-Forward Thinking Leaders -

The SA Leader Magazine

Digital September 2015 Cover

In the September issue

How to recruit through Social Media

Uber yourself before you get Kodaked

POPI and Medical Practices

Leading and staying focus


Marketing Articles

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How e-mail impacts your brand in the workplace

How e-mail impacts your brand in the workplace

Email is like any other form of communication – there are acceptable norms and a... Read more

Place design at the centre of your business…

Place design at the centre of your business for success

Effective design is not the sole preserve of design agencies or software develop... Read more

The truth behind ‘the human truth’ when extending…

The truth behind ‘the human truth’ when extending brand identity

“We need to be understood. We want to belong. We long to feel special. We crave ... Read more

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When pretty isn’t enough

Customers have changed. They are empowered and informed. They have a better understanding of available products and services. In the age of information overload, breaking through the clutter takes skill and perception. Adobe recently facilitated a discussion forum that delved into the role that creativity plays in delivering information to consumers.


During October, Adobe South Africa hosted a Roundtable discussion to discuss the relevance of creativity in today’s business environment. The dialogue between a vibrant palette of heavyweight industry influences focused on identifying and considering the correlation between business success and creative endeavours and how the way in which consumers interact is prompting change in the creative industry.


As we see technology and innovation leading the charge towards corporate dominance, the role of creativity is evolving rapidly and creatives need to ensure that their quivers are stocked with more than just pixie dust and lightsabers.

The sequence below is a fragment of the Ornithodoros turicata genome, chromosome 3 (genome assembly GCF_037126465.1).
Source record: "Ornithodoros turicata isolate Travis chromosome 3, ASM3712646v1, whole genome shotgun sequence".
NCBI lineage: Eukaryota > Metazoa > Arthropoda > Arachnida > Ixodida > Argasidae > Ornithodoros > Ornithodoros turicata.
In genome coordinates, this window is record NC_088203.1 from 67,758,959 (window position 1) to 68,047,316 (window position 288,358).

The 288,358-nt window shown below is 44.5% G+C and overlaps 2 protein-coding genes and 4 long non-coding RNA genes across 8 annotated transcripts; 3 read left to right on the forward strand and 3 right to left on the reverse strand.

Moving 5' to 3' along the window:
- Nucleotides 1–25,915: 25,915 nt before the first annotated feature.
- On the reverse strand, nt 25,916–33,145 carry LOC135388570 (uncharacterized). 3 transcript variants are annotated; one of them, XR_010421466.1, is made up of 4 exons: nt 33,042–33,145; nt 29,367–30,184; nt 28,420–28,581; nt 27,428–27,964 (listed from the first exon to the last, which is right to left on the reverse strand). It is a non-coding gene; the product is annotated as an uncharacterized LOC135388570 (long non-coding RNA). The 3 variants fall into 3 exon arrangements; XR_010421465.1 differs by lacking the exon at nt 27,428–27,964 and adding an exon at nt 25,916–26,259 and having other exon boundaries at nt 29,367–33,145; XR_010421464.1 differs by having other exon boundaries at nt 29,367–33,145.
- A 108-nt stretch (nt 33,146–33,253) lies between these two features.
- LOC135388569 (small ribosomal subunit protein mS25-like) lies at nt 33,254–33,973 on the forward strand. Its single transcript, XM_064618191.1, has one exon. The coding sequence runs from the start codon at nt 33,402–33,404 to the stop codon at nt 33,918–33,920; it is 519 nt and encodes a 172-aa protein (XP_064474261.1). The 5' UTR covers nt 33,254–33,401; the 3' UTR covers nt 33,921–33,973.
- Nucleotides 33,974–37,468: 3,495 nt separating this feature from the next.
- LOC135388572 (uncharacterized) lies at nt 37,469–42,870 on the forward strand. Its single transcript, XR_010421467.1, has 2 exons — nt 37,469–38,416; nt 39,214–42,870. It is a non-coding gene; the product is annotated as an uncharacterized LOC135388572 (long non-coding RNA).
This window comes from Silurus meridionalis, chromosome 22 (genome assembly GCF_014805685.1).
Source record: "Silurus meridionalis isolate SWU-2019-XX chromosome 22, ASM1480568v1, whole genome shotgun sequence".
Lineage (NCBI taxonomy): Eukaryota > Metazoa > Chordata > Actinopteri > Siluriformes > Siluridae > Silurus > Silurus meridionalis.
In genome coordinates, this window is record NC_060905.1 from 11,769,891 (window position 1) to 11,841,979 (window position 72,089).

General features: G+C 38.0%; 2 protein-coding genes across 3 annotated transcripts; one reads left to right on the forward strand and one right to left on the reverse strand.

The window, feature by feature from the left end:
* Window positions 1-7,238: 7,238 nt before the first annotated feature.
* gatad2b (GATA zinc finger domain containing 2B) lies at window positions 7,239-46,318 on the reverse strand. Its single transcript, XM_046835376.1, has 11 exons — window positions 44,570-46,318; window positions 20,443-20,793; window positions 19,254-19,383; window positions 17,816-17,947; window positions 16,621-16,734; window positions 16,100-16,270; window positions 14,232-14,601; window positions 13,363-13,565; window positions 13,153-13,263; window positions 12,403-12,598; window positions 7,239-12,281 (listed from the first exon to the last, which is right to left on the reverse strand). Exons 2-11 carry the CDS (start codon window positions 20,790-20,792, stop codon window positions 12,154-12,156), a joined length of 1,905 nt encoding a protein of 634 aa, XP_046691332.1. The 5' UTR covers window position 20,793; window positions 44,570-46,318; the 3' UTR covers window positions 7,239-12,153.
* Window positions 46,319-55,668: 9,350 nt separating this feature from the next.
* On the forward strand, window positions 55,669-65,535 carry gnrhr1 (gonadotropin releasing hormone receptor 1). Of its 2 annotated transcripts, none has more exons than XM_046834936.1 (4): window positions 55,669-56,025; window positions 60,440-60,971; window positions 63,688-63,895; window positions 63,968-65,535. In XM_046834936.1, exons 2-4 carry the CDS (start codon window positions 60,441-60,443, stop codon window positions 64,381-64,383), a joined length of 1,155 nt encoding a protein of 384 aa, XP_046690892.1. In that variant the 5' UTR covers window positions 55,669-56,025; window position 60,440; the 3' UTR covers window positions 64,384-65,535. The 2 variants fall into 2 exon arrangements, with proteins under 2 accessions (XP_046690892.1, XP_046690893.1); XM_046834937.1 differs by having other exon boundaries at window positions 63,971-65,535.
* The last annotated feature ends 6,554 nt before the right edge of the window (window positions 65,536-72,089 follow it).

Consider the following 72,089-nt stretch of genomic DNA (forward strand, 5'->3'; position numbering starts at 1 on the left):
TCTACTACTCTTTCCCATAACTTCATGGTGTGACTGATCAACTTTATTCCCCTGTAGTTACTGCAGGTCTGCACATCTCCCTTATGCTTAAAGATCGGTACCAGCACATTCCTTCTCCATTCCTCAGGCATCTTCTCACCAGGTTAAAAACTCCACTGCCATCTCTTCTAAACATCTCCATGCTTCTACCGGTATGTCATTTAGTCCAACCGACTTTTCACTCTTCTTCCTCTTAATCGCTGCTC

The roundtable participants were unanimous in the belief that creativity for creativity’s sake is no longer an option. It has to focus on giving effective, measurable output. Clever slogans and inspired sketches need to yield bottom line results if they are to be taken seriously.


The delicate balance between creativity and profit margins begs the question: can corporate culture and the bureaucracy that it necessitates stifle the creative process? The jury still seems to be out on this. Many participants at the roundtable expressed their understanding that commercial creativity cannot take place in a vacuum. The only way that creatives can garner the respect of the marketplace and ensure that their value is fully appreciated is through the provision of a total solution from the initial light bulb idea to a neatly packaged product that does what it says. Creating an experience that lives up to the promise is an integral part of the process.


According to a recent study conducted by Adobe entitled ‘The New Creatives Report’ 66% of the creatives surveyed expect that their current role won’t exist within three years. This doesn’t mean that these positions are going to fall away. It simply means that the creative industry is morphing at such a pace that a gentle jog is not going to keep you in the race.


The digital platform has created an expectation in customers to access and consume information across multiple apps and devices. Creatives are aware that they must learn to work across mediums and disciplines in an increasingly fragmented environment to maintain relevance. Coding, and the ability to understand the front end of web development is also becoming a prerequisite as opposed to a nice to have.


“The shift to digital requires new technology, new approaches and, in many cases, entirely new roles. Collaboration is a key factor in the development of digital strategies that are integrated across social, mobile, advertising, marketing and comms in general,” says Adobe Territory Account Manager, Simon Bromfield.


The general consensus around the table was that creatives need to create value for themselves and adopt a ‘design thinking’ mentality. The capacity for visionary conduct, a cool head in times of failure or disillusionment and a knack for recognising good or bad ideas will ensure the survival of the creative industry in times when profit trumps ingenuity.  

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